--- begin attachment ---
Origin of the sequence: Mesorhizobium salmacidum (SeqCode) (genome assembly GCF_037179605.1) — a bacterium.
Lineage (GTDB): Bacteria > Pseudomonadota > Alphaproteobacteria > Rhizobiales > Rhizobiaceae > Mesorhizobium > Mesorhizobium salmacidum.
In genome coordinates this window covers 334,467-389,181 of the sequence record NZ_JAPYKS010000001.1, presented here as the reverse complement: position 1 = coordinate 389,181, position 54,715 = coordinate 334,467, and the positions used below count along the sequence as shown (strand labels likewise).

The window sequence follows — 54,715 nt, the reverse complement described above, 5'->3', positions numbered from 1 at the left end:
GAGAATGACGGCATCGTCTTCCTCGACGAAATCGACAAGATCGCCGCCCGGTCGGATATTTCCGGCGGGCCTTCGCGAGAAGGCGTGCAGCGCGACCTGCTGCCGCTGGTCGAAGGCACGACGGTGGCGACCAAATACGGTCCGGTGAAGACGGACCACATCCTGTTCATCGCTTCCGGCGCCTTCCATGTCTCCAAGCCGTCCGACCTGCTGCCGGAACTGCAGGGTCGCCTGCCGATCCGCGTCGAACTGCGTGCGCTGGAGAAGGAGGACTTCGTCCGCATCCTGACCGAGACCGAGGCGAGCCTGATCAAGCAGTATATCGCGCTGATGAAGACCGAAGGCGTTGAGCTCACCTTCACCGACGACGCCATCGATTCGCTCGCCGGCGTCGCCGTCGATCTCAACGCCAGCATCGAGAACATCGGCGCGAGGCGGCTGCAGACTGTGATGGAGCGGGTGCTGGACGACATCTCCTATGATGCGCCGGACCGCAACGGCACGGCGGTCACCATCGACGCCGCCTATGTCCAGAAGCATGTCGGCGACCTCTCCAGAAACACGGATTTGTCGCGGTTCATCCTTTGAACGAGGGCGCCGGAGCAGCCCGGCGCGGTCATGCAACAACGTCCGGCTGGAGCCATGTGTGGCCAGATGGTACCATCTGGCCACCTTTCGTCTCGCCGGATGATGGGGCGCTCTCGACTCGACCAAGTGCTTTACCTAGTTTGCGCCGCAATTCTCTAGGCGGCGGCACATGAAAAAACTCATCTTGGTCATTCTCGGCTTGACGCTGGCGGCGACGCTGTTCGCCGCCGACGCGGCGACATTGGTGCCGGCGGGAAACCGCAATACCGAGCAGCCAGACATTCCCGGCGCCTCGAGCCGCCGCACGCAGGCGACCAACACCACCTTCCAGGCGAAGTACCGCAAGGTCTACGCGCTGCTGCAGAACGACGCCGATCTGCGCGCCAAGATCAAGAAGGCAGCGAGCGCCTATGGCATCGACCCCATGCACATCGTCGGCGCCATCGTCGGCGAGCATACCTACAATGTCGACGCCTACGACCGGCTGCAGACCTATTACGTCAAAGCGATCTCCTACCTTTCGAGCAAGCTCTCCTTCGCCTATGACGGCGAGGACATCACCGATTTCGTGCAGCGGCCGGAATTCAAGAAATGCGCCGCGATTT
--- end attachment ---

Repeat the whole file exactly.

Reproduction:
Origin of the sequence: Mesorhizobium salmacidum (SeqCode) (genome assembly GCF_037179605.1) — a bacterium.
Lineage (GTDB): Bacteria > Pseudomonadota > Alphaproteobacteria > Rhizobiales > Rhizobiaceae > Mesorhizobium > Mesorhizobium salmacidum.
In genome coordinates this window covers 334,467-389,181 of the sequence record NZ_JAPYKS010000001.1, presented here as the reverse complement: position 1 = coordinate 389,181, position 54,715 = coordinate 334,467, and the positions used below count along the sequence as shown (strand labels likewise).

The window sequence follows — 54,715 nt, the reverse complement described above, 5'->3', positions numbered from 1 at the left end:
GAGAATGACGGCATCGTCTTCCTCGACGAAATCGACAAGATCGCCGCCCGGTCGGATATTTCCGGCGGGCCTTCGCGAGAAGGCGTGCAGCGCGACCTGCTGCCGCTGGTCGAAGGCACGACGGTGGCGACCAAATACGGTCCGGTGAAGACGGACCACATCCTGTTCATCGCTTCCGGCGCCTTCCATGTCTCCAAGCCGTCCGACCTGCTGCCGGAACTGCAGGGTCGCCTGCCGATCCGCGTCGAACTGCGTGCGCTGGAGAAGGAGGACTTCGTCCGCATCCTGACCGAGACCGAGGCGAGCCTGATCAAGCAGTATATCGCGCTGATGAAGACCGAAGGCGTTGAGCTCACCTTCACCGACGACGCCATCGATTCGCTCGCCGGCGTCGCCGTCGATCTCAACGCCAGCATCGAGAACATCGGCGCGAGGCGGCTGCAGACTGTGATGGAGCGGGTGCTGGACGACATCTCCTATGATGCGCCGGACCGCAACGGCACGGCGGTCACCATCGACGCCGCCTATGTCCAGAAGCATGTCGGCGACCTCTCCAGAAACACGGATTTGTCGCGGTTCATCCTTTGAACGAGGGCGCCGGAGCAGCCCGGCGCGGTCATGCAACAACGTCCGGCTGGAGCCATGTGTGGCCAGATGGTACCATCTGGCCACCTTTCGTCTCGCCGGATGATGGGGCGCTCTCGACTCGACCAAGTGCTTTACCTAGTTTGCGCCGCAATTCTCTAGGCGGCGGCACATGAAAAAACTCATCTTGGTCATTCTCGGCTTGACGCTGGCGGCGACGCTGTTCGCCGCCGACGCGGCGACATTGGTGCCGGCGGGAAACCGCAATACCGAGCAGCCAGACATTCCCGGCGCCTCGAGCCGCCGCACGCAGGCGACCAACACCACCTTCCAGGCGAAGTACCGCAAGGTCTACGCGCTGCTGCAGAACGACGCCGATCTGCGCGCCAAGATCAAGAAGGCAGCGAGCGCCTATGGCATCGACCCCATGCACATCGTCGGCGCCATCGTCGGCGAGCATACCTACAATGTCGACGCCTACGACCGGCTGCAGACCTATTACGTCAAAGCGATCTCCTACCTTTCGAGCAAGCTCTCCTTCGCCTATGACGGCGAGGACATCACCGATTTCGTGCAGCGGCCGGAATTCAAGAAATGCGCCGCGATTT